Companies seek to sell, acquire, or merge with other companies for various reasons. The expectation of increased profits, expansion into new markets, and the creation of synergies, among other things, fuels the business transaction market. A well-constructed purchase and sale agreement, while key to a successful transaction, does not guarantee the satisfaction of the parties involved. When a transaction fails to meet expectations, one or both parties will often conclude that the failure of the company’s performance post-transaction is due to their counterpart. When this occurs, attorneys and other professionals are retained as the disputes can easily escalate, frequently resulting in litigation. Generally, there are three ways that parties to business transactions can claim remuneration:
Breach of Representations and Warranties included in the agreement
In evaluating damage claims related to a merger and acquisition dispute, information is needed to uncover the facts and circumstances of the allegations. In many cases, information is available in documents not generally considered “basic” financial information, such as annual financial statements and tax returns. This is especially true in breaches of representations and warranties disputes, which are typically much larger in scope than post-closing adjustments or earnout disputes. Following is a brief description of some documents that may be useful in each of the three dispute types mentioned above.
Representations and warranties are assurances made by the parties in an acquisition transaction to assure that the buyer is “getting what they paid for” and that any interests in the company maintained by the seller are protected after the acquisition is complete. They are a frequent source for disputes when a party to the acquisition is dissatisfied with the ultimate outcome of the transaction.
In a breach of representations and warranties claim, the financial expert is involved in both establishing that a breach occurred and calculating the amount of damages suffered as a result of the breach. Once evidence of a breach is uncovered, related damages can be assessed. The nature of the documents requested can differ greatly from case to case, depending on the specific representations allegedly breached.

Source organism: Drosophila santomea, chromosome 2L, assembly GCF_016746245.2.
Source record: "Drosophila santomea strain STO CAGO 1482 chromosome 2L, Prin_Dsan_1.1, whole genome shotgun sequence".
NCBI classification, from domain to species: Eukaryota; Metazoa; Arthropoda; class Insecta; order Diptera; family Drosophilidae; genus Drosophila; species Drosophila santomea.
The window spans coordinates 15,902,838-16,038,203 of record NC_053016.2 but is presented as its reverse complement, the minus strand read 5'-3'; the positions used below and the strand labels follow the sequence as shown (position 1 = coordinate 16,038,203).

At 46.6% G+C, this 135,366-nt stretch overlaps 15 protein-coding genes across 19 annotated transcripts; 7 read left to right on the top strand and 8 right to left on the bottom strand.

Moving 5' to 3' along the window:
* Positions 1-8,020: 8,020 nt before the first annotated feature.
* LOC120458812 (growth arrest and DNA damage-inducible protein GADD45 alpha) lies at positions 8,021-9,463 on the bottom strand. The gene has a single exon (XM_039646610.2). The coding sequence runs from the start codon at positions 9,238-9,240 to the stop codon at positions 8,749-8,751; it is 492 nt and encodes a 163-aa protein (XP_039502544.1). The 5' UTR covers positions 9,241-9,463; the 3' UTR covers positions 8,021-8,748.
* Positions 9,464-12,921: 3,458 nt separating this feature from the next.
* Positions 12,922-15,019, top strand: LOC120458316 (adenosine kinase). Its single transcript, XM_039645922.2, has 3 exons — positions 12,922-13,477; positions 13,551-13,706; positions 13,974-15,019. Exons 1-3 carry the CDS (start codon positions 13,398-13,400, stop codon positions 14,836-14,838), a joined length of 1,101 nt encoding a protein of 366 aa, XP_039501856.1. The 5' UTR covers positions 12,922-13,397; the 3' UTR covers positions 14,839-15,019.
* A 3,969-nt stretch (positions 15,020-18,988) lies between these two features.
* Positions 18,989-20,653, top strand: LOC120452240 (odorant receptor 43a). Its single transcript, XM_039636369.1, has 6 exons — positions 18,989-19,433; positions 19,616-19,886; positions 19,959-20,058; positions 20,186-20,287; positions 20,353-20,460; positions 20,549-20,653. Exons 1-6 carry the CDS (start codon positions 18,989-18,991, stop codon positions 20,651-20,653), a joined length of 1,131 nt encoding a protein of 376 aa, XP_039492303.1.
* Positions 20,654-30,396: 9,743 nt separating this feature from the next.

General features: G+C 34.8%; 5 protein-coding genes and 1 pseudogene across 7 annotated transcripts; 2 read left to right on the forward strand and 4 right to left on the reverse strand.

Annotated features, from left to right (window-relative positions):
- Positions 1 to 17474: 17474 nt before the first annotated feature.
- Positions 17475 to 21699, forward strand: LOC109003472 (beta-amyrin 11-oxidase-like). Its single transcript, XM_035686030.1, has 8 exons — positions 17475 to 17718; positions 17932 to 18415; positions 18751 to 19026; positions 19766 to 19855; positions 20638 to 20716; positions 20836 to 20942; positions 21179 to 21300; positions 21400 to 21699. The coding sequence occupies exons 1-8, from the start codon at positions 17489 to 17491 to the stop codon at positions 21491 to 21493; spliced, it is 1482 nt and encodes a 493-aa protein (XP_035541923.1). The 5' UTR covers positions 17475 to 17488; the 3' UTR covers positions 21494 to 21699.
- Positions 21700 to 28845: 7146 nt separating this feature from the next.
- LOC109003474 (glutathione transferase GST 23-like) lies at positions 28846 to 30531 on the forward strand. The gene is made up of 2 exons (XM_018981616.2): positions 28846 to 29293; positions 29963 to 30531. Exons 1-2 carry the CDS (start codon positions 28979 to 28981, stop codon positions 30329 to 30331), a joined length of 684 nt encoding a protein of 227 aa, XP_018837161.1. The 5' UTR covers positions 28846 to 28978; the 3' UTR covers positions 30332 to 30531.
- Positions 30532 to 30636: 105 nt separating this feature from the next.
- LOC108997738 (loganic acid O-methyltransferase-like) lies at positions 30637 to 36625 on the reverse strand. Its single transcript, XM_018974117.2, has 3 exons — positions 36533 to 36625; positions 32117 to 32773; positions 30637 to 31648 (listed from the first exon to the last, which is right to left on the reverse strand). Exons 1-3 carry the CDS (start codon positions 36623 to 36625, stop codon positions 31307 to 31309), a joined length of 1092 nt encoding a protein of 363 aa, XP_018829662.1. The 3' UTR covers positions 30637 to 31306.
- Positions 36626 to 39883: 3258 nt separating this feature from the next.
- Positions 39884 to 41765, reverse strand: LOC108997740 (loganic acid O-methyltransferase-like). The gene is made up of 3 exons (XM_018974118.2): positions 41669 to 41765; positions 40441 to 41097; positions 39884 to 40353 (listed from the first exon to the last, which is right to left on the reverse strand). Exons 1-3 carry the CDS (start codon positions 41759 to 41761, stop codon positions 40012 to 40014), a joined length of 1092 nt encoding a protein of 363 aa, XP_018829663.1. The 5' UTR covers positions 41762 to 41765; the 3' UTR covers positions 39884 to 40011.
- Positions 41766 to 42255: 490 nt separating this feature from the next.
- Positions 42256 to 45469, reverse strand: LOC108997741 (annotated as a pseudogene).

Common documents that are typically requested in a breach of representations and warranties dispute in most cases include, but are not limited to:
Due diligence workpapers prepared by external accountants and other professionals, as well as the due diligence files of the buyer
Internal financial reports, such as monthly financial statements, profit and loss statements by product line, division or segment
Internal emails, memorandums and other correspondence pre-transaction, during due diligence and post-transaction
Correspondence, analyses, valuations, and other documents related to previously considered merger, acquisition, or joint venture transactions
Schedules of annual sales to key customers, annual purchases from key suppliers, and vendors and related correspondence
Accounts receivable, inventory-related documents, support for major capital asset acquisitions, and depreciation schedules
Additional documents, while they may not intuitively seem relevant to the financial damages associated with a breach, can contain information that can lead to, or provide direct or corroborative evidence to, either support or dispute a breach claim. Examples of certain documents are detailed below:
Documents submitted in conjunction with obtaining and maintaining loans from financial institutions, including submissions relating to compliance with loan covenants